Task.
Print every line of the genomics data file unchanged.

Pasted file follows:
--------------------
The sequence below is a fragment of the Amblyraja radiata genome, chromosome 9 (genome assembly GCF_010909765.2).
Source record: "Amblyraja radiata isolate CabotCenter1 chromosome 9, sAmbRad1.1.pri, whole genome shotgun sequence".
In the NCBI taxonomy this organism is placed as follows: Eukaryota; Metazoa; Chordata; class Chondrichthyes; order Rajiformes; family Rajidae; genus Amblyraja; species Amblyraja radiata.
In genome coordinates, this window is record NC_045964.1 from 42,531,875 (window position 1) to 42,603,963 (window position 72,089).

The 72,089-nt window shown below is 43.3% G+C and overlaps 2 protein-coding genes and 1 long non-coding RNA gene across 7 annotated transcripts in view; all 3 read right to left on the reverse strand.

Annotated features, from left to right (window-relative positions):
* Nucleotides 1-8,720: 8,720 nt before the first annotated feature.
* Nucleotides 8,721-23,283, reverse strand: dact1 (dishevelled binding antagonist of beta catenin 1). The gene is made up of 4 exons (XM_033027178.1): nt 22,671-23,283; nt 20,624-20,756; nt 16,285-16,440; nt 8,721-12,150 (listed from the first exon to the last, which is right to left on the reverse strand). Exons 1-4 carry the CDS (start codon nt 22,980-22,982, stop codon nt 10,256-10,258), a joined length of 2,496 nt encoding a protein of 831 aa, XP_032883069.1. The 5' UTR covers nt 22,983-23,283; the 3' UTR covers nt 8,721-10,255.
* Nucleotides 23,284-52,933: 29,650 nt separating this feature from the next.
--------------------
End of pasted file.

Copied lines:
The sequence below is a fragment of the Amblyraja radiata genome, chromosome 9 (genome assembly GCF_010909765.2).
Source record: "Amblyraja radiata isolate CabotCenter1 chromosome 9, sAmbRad1.1.pri, whole genome shotgun sequence".
In the NCBI taxonomy this organism is placed as follows: Eukaryota; Metazoa; Chordata; class Chondrichthyes; order Rajiformes; family Rajidae; genus Amblyraja; species Amblyraja radiata.
In genome coordinates, this window is record NC_045964.1 from 42,531,875 (window position 1) to 42,603,963 (window position 72,089).

The 72,089-nt window shown below is 43.3% G+C and overlaps 2 protein-coding genes and 1 long non-coding RNA gene across 7 annotated transcripts in view; all 3 read right to left on the reverse strand.

Annotated features, from left to right (window-relative positions):
* Nucleotides 1-8,720: 8,720 nt before the first annotated feature.
* Nucleotides 8,721-23,283, reverse strand: dact1 (dishevelled binding antagonist of beta catenin 1). The gene is made up of 4 exons (XM_033027178.1): nt 22,671-23,283; nt 20,624-20,756; nt 16,285-16,440; nt 8,721-12,150 (listed from the first exon to the last, which is right to left on the reverse strand). Exons 1-4 carry the CDS (start codon nt 22,980-22,982, stop codon nt 10,256-10,258), a joined length of 2,496 nt encoding a protein of 831 aa, XP_032883069.1. The 5' UTR covers nt 22,983-23,283; the 3' UTR covers nt 8,721-10,255.
* Nucleotides 23,284-52,933: 29,650 nt separating this feature from the next.